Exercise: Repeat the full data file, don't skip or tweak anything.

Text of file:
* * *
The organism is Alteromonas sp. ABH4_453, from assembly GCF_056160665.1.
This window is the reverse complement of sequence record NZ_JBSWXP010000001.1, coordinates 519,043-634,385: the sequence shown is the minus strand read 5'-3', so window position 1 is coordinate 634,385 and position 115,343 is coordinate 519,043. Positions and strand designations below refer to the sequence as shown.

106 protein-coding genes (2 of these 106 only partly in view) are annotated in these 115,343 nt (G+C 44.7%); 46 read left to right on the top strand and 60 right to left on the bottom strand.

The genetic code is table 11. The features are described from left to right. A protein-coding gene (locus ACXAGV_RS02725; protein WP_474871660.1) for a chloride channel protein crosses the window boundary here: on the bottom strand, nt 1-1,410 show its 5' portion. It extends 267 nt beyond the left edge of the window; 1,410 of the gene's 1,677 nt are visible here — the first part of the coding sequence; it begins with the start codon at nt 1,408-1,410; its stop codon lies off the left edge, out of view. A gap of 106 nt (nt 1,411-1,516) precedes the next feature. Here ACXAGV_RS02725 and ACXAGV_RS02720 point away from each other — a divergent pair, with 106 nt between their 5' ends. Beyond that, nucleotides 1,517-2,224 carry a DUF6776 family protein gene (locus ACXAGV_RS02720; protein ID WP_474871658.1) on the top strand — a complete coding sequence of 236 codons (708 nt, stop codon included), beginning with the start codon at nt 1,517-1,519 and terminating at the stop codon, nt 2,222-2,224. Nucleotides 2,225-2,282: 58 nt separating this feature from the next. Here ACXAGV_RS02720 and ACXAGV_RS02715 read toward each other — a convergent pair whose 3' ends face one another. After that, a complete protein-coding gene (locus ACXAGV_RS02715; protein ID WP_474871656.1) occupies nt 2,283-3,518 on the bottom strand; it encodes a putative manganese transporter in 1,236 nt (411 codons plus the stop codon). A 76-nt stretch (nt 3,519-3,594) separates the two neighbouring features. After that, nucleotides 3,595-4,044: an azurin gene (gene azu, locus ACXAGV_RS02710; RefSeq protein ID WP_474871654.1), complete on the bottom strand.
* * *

The organism is Alteromonas sp. ABH4_453, from assembly GCF_056160665.1.
This window is the reverse complement of sequence record NZ_JBSWXP010000001.1, coordinates 519,043-634,385: the sequence shown is the minus strand read 5'-3', so window position 1 is coordinate 634,385 and position 115,343 is coordinate 519,043. Positions and strand designations below refer to the sequence as shown.

106 protein-coding genes (2 of these 106 only partly in view) are annotated in these 115,343 nt (G+C 44.7%); 46 read left to right on the top strand and 60 right to left on the bottom strand.

The genetic code is table 11. The features are described from left to right. A protein-coding gene (locus ACXAGV_RS02725; protein WP_474871660.1) for a chloride channel protein crosses the window boundary here: on the bottom strand, nt 1-1,410 show its 5' portion. It extends 267 nt beyond the left edge of the window; 1,410 of the gene's 1,677 nt are visible here — the first part of the coding sequence; it begins with the start codon at nt 1,408-1,410; its stop codon lies off the left edge, out of view. A gap of 106 nt (nt 1,411-1,516) precedes the next feature. Here ACXAGV_RS02725 and ACXAGV_RS02720 point away from each other — a divergent pair, with 106 nt between their 5' ends. Beyond that, nucleotides 1,517-2,224 carry a DUF6776 family protein gene (locus ACXAGV_RS02720; protein ID WP_474871658.1) on the top strand — a complete coding sequence of 236 codons (708 nt, stop codon included), beginning with the start codon at nt 1,517-1,519 and terminating at the stop codon, nt 2,222-2,224. Nucleotides 2,225-2,282: 58 nt separating this feature from the next. Here ACXAGV_RS02720 and ACXAGV_RS02715 read toward each other — a convergent pair whose 3' ends face one another. After that, a complete protein-coding gene (locus ACXAGV_RS02715; protein ID WP_474871656.1) occupies nt 2,283-3,518 on the bottom strand; it encodes a putative manganese transporter in 1,236 nt (411 codons plus the stop codon). A 76-nt stretch (nt 3,519-3,594) separates the two neighbouring features. After that, nucleotides 3,595-4,044: an azurin gene (gene azu, locus ACXAGV_RS02710; RefSeq protein ID WP_474871654.1), complete on the bottom strand.